From here, it's a series of questions: modern or vintage frame? New components or hunt for the rather paradoxical "new old stock" – vintage gear in unopened original boxes? Index or friction shifters? Geared, fixed-gear or single-speed? About 70 per cent of Nocella's business, it turns out, is so-called "fixies", bikes without gears (or often brakes), a style increasingly à la mode in relatively flat New York. "They're cheaper, they're lighter, there's less maintenance," says Nocella. "I have people coming to me and saying, I have all these gears and I don't even shift anymore." Yet with decades of gear-shifting built into my muscle memory, I wasn't quite ready to quit.
The frame hunt was on. One of the virtues of well-built steel frames is that they're virtually indestructible. Which means eBay and garage sales are awash in decades' worth of good frames, often at a fraction of their original cost. After losing at the last minute on a beautiful red Masi frame, Nocella pointed me to a dark grey "Designer '84" frame by another Italian company, Ciöcc, founded by the legendary Giovanni Pelizzoli. It had signs of use but looked dark, strong and sculptural. I won it for the eminently reasonable price of $300.
I faced another choice: repaint or leave as is? This is debated in internet forums with theological zeal. I went for patina, which lowered costs and gave me a bike that was largely new, but looked as if I could have had it forever. Then, days of agonising over parts, from bottom brackets to bottle cages. Next came the wheel build. This is where art and engineering come together, as Nocella and I lace the spokes in a "three-cross" configuration. "The simplest spoking pattern you can do is radial, like a wagon wheel," Nocella tells me. "But you can only do that on the front wheel." The back wheel not only bears more weight, but gets torque pressure from the chain – here Nocella, waving Gerd Schraner's tome The Art of Wheelbuilding, launches into a physics seminar. Like a bridge, the suspension needs to be perfectly tuned: if one spoke is off, it will subtly degrade its neighbours, working itself into a wobble.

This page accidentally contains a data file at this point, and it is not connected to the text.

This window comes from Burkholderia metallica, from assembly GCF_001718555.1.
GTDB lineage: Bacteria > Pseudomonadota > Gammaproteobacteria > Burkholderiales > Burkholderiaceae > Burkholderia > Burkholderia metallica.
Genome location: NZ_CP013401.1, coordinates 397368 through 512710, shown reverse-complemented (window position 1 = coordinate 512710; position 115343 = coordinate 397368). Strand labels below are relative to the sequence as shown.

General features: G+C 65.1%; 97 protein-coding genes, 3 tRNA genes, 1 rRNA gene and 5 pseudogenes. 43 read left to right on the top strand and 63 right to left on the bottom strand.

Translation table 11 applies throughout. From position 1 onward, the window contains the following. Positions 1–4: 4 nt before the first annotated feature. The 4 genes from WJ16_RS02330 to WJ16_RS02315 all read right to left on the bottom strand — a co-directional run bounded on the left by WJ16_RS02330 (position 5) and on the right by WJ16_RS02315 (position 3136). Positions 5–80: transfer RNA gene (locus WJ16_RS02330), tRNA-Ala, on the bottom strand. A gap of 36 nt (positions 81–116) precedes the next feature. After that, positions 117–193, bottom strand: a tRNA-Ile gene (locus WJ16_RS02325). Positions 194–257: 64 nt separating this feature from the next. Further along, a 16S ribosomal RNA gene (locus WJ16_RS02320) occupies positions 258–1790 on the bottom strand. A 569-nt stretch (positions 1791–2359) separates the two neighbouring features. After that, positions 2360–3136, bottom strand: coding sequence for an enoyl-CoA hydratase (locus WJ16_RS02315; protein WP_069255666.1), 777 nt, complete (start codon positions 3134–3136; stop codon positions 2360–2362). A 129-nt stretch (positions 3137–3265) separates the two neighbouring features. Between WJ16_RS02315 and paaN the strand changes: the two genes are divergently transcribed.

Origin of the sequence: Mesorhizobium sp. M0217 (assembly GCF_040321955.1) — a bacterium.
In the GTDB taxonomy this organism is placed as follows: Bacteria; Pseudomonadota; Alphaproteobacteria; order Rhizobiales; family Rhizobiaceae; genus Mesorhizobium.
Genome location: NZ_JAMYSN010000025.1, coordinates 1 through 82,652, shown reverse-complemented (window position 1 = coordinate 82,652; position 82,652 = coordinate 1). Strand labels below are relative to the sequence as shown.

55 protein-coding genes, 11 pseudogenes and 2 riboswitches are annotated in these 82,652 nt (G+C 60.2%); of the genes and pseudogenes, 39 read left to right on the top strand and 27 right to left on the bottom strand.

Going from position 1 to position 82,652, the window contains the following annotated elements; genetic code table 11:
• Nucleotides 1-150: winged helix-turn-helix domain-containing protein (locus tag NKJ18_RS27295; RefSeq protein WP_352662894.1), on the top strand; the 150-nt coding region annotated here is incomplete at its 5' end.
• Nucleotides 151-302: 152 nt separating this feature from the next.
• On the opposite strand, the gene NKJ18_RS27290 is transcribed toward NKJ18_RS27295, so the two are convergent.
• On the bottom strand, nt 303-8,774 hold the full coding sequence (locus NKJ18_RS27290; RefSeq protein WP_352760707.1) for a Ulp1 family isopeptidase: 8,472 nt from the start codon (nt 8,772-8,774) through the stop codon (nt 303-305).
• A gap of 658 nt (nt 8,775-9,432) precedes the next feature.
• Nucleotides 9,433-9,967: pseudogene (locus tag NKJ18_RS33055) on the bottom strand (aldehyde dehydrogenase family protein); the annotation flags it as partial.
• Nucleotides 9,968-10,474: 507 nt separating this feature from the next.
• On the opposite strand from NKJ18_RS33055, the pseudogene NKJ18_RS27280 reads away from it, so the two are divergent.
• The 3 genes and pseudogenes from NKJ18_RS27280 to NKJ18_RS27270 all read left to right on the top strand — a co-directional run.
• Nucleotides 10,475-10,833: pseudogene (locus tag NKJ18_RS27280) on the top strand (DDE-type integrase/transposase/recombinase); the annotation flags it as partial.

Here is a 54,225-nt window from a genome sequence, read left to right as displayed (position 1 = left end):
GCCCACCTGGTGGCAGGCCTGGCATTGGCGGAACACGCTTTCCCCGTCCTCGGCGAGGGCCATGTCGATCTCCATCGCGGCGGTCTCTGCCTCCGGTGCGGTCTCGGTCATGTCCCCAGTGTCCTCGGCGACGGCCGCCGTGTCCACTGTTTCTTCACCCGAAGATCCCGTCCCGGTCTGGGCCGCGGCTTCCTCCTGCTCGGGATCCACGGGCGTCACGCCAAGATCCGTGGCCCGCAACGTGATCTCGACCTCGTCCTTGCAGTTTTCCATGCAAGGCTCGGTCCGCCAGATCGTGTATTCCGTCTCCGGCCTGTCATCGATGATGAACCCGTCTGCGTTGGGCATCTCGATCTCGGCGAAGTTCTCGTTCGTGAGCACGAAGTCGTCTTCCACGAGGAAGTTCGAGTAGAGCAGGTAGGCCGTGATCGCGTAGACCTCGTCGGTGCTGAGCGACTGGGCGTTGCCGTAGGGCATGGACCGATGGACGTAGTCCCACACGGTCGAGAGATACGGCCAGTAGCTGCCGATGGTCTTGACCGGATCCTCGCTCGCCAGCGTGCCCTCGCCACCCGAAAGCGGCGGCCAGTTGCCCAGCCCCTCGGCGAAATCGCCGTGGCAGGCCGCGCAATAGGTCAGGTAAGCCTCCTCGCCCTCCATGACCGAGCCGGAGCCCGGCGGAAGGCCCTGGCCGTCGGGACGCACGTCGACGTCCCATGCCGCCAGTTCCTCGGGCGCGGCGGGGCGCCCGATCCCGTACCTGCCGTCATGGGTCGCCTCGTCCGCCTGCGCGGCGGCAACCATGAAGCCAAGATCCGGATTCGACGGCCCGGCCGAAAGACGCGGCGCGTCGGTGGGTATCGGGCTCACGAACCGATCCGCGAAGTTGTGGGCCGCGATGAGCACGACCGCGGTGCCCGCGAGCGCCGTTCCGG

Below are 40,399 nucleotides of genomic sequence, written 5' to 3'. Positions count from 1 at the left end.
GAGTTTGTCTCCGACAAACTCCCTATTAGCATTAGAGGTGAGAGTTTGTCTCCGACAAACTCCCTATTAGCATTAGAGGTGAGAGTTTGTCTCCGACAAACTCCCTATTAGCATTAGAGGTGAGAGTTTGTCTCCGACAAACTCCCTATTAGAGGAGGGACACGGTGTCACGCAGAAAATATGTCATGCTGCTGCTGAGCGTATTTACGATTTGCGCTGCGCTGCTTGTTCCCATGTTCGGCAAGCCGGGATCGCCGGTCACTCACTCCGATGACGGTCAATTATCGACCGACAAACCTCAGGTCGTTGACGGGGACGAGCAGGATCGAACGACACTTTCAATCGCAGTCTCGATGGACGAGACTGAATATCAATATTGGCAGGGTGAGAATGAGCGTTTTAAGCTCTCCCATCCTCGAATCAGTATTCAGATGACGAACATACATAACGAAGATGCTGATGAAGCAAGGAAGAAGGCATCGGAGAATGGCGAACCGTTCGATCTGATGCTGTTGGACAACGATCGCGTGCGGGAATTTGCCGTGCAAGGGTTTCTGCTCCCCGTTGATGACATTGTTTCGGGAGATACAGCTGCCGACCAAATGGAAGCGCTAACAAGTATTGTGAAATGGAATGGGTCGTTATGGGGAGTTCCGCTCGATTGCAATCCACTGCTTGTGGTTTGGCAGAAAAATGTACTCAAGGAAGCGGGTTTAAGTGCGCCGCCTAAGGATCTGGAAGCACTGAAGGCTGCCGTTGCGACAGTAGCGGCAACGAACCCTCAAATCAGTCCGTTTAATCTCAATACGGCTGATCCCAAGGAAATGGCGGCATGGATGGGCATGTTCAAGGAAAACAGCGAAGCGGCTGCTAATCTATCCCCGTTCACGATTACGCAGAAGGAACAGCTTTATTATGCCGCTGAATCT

A few days later, the bike comes together before my eyes. It hasn't been without its hiccups – the Campagnola chain required its own special (and expensive) tool, slightly but crucially different from the other (expensive) Campagnola chain tool Nocella already owned. Remarkably, however, the new gear, despite various changes in technology, fits perfectly on this more than 30-year-old frame (that little tab to hold the rear derailleur is still exactly where it needs to be), which speaks to the enduring sort of perfection of bicycle design itself.
"I'm an architect, and that job could go away tomorrow, they could outsource it to India," he says. "There's nothing I do at that place that's unique. What I do here, you can't replicate it – no one else has these bikes, nor will they ever." Feeling a bit flush with the aura of this work of art in the age of mechanical reproduction, I hop on the bike, something greater than the sum of its parts, and ride home.
This article originally appeared in Financial Times. Click here to read more coverage from the Weekend FT.
Tom Vanderbilt is author of Traffic: Why We Drive the Way We Do, now available in paperback. He is contributing editor to Artforum, Print, and I.D.; contributing writer to Design Observer; and has written for many publications, including Wired, the Wilson Quarterly, the New York Times Magazine, and the London Review of Books. He blogs at howwedrive.com and lives in Brooklyn, N.Y. You can follow him on Twitter at www.twitter.com/tomvanderbilt.
Photograph by Sean Murphy/Thinkstock.